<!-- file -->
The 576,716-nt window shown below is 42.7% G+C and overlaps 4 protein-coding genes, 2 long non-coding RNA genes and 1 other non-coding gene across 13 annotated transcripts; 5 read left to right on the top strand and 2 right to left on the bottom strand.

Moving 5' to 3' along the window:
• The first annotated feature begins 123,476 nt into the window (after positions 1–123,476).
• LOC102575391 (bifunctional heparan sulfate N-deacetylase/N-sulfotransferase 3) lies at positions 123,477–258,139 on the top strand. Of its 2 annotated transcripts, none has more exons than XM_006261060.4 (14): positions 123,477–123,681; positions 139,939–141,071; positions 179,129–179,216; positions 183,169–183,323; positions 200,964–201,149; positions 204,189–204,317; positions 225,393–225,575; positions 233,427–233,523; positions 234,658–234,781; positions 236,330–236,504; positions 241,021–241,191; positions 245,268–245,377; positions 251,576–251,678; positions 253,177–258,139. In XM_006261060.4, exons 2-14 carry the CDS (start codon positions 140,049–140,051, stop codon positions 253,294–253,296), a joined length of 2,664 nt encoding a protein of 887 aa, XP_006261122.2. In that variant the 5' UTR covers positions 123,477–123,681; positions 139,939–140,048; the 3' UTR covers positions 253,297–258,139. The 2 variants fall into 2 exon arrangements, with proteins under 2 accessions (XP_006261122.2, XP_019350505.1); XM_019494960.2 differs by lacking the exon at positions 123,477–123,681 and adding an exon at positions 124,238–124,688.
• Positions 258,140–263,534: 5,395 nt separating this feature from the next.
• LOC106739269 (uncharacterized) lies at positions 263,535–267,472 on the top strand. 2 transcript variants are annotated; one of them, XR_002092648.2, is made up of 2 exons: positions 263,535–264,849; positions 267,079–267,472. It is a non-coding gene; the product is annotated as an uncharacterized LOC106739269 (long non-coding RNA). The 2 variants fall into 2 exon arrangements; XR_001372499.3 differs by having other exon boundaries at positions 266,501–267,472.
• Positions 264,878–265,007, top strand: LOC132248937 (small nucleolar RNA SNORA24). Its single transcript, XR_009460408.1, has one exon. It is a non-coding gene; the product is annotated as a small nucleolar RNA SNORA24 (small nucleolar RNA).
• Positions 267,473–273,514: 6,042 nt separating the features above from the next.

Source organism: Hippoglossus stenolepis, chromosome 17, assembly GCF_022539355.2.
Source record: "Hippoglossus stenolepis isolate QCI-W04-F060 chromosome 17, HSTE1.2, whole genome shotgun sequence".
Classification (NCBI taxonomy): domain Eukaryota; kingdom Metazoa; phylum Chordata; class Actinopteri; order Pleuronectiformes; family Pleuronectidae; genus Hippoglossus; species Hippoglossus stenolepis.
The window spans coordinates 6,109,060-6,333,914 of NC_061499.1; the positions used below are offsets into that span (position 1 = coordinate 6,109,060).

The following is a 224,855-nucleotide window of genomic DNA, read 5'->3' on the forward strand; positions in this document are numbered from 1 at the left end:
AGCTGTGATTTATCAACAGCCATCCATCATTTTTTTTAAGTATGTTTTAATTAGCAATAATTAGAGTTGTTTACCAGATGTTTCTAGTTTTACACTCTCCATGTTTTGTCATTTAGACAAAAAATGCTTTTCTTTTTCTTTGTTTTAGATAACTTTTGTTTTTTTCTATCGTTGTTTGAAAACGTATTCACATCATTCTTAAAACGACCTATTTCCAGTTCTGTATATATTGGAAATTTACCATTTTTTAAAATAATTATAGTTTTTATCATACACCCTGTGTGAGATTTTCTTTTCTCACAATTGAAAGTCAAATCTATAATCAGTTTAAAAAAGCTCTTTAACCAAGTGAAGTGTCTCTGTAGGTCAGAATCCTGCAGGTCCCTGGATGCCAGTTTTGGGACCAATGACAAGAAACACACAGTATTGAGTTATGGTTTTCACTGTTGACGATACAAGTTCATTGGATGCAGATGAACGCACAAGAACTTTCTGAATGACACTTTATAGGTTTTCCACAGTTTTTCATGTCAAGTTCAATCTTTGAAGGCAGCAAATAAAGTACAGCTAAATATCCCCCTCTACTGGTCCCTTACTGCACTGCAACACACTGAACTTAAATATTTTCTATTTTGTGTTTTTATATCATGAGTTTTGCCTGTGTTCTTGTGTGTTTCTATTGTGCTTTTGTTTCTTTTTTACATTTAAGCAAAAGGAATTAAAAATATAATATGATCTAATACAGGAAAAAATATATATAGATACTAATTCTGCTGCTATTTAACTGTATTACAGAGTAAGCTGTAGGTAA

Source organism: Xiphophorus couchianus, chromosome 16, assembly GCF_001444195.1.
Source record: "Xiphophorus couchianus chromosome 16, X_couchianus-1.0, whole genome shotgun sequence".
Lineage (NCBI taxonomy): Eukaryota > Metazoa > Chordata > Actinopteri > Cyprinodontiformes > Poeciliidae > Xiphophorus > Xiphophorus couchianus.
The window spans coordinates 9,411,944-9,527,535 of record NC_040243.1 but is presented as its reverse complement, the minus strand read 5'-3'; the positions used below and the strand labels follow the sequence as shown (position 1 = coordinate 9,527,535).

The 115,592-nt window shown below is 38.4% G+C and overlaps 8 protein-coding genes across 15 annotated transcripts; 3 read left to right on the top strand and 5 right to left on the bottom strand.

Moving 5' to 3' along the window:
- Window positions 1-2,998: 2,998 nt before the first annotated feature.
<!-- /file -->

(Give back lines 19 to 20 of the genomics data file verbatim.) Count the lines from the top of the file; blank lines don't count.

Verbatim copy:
The 115,592-nt window shown below is 38.4% G+C and overlaps 8 protein-coding genes across 15 annotated transcripts; 3 read left to right on the top strand and 5 right to left on the bottom strand.

Moving 5' to 3' along the window: